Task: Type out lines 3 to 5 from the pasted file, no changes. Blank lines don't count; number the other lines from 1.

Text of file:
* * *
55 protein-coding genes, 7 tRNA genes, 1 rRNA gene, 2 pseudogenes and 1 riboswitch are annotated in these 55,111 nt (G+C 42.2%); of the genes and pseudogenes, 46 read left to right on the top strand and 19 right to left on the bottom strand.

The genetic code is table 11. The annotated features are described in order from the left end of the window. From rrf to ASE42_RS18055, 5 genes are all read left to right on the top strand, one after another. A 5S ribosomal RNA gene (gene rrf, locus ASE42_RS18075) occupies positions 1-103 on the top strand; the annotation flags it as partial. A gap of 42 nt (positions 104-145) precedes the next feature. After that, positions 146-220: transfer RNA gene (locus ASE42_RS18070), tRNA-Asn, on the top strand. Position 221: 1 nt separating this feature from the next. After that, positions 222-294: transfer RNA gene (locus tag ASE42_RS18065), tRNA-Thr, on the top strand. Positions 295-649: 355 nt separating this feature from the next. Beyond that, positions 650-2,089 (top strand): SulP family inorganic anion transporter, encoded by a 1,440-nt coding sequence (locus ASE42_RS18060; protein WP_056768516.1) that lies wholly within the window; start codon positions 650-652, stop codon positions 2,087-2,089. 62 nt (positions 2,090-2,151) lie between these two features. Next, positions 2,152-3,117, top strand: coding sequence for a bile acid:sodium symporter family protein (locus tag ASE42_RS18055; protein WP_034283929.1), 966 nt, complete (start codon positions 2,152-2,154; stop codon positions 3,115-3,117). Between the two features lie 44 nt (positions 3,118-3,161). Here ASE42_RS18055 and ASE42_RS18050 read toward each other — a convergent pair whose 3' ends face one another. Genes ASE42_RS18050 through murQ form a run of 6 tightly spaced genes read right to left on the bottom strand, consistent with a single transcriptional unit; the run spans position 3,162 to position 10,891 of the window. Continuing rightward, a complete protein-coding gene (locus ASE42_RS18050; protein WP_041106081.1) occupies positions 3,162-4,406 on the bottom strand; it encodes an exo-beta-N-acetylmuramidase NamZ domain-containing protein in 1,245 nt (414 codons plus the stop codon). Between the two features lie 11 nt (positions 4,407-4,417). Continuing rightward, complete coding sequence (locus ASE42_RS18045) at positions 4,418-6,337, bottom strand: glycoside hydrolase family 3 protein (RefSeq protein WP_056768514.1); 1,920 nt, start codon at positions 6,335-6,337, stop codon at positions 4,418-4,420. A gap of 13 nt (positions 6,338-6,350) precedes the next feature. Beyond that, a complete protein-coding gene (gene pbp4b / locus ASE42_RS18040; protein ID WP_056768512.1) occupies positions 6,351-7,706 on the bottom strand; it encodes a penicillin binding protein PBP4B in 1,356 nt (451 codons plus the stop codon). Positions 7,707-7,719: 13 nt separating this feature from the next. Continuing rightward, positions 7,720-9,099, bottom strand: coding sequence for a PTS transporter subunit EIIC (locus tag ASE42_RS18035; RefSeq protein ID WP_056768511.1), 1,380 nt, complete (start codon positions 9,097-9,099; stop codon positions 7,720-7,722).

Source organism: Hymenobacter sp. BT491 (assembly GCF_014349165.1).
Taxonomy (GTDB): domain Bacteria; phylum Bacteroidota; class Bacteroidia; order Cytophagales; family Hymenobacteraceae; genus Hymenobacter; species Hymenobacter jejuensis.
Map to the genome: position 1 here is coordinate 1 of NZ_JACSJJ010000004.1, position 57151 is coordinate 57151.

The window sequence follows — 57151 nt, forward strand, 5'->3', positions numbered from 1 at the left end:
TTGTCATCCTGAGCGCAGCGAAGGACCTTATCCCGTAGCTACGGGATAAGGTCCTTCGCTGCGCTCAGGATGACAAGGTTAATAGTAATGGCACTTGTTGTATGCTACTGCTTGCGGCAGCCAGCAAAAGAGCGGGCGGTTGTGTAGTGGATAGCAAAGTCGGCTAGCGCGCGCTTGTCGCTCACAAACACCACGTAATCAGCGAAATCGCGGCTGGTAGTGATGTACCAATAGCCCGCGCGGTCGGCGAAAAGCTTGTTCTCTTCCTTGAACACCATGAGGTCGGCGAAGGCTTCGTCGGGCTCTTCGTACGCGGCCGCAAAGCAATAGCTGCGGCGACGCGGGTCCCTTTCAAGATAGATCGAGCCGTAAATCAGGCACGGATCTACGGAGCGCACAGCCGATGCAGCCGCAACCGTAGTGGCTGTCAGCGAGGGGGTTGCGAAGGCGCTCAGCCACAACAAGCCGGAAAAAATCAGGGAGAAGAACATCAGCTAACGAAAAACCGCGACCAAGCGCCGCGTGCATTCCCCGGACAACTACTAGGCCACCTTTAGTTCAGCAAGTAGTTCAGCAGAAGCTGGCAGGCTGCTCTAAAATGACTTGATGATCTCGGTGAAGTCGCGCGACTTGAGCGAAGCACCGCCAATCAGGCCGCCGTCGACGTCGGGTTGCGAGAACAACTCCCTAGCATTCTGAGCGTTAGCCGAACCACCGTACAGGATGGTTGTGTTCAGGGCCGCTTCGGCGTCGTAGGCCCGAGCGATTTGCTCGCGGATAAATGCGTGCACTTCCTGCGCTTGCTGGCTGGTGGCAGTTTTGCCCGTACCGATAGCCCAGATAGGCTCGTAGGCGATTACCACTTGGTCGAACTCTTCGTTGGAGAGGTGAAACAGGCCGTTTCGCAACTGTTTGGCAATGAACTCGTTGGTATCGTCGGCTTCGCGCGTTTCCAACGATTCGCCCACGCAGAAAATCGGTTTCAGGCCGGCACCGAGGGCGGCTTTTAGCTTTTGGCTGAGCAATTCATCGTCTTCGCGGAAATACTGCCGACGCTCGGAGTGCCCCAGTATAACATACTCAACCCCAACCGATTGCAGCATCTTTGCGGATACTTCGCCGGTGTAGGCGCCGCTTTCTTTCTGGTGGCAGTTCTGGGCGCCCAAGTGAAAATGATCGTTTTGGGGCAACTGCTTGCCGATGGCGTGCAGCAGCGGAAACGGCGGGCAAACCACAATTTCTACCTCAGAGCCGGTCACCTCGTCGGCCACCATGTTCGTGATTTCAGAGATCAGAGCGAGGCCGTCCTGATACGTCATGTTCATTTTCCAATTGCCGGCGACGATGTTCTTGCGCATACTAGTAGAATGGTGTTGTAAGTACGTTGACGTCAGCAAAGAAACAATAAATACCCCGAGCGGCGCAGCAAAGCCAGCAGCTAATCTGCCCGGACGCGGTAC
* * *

Source organism: Hymenobacter sp. BT491 (assembly GCF_014349165.1).
Taxonomy (GTDB): domain Bacteria; phylum Bacteroidota; class Bacteroidia; order Cytophagales; family Hymenobacteraceae; genus Hymenobacter; species Hymenobacter jejuensis.
Map to the genome: position 1 here is coordinate 1 of NZ_JACSJJ010000004.1, position 57151 is coordinate 57151.